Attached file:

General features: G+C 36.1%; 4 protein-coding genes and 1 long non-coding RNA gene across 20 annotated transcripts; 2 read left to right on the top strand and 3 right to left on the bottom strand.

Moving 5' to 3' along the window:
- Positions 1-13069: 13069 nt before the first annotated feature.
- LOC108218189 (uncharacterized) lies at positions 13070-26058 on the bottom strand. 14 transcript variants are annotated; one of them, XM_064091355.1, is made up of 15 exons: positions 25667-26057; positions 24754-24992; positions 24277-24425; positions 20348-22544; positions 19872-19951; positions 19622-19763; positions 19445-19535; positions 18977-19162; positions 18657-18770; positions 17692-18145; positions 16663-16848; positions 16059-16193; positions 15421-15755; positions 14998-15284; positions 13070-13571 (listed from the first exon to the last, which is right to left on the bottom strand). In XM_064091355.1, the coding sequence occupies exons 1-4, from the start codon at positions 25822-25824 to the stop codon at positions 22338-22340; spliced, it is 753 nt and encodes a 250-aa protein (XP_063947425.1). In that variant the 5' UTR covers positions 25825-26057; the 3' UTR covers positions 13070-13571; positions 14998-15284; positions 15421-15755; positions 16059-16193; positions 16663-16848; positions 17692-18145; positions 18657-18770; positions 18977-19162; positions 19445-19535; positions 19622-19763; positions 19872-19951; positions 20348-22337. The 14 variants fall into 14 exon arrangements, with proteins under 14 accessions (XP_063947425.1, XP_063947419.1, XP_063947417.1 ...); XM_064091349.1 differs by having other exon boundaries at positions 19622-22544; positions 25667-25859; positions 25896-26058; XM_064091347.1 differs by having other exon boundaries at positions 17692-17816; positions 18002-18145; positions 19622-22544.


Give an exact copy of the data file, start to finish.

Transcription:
General features: G+C 36.1%; 4 protein-coding genes and 1 long non-coding RNA gene across 20 annotated transcripts; 2 read left to right on the top strand and 3 right to left on the bottom strand.

Moving 5' to 3' along the window:
- Positions 1-13069: 13069 nt before the first annotated feature.
- LOC108218189 (uncharacterized) lies at positions 13070-26058 on the bottom strand. 14 transcript variants are annotated; one of them, XM_064091355.1, is made up of 15 exons: positions 25667-26057; positions 24754-24992; positions 24277-24425; positions 20348-22544; positions 19872-19951; positions 19622-19763; positions 19445-19535; positions 18977-19162; positions 18657-18770; positions 17692-18145; positions 16663-16848; positions 16059-16193; positions 15421-15755; positions 14998-15284; positions 13070-13571 (listed from the first exon to the last, which is right to left on the bottom strand). In XM_064091355.1, the coding sequence occupies exons 1-4, from the start codon at positions 25822-25824 to the stop codon at positions 22338-22340; spliced, it is 753 nt and encodes a 250-aa protein (XP_063947425.1). In that variant the 5' UTR covers positions 25825-26057; the 3' UTR covers positions 13070-13571; positions 14998-15284; positions 15421-15755; positions 16059-16193; positions 16663-16848; positions 17692-18145; positions 18657-18770; positions 18977-19162; positions 19445-19535; positions 19622-19763; positions 19872-19951; positions 20348-22337. The 14 variants fall into 14 exon arrangements, with proteins under 14 accessions (XP_063947425.1, XP_063947419.1, XP_063947417.1 ...); XM_064091349.1 differs by having other exon boundaries at positions 19622-22544; positions 25667-25859; positions 25896-26058; XM_064091347.1 differs by having other exon boundaries at positions 17692-17816; positions 18002-18145; positions 19622-22544.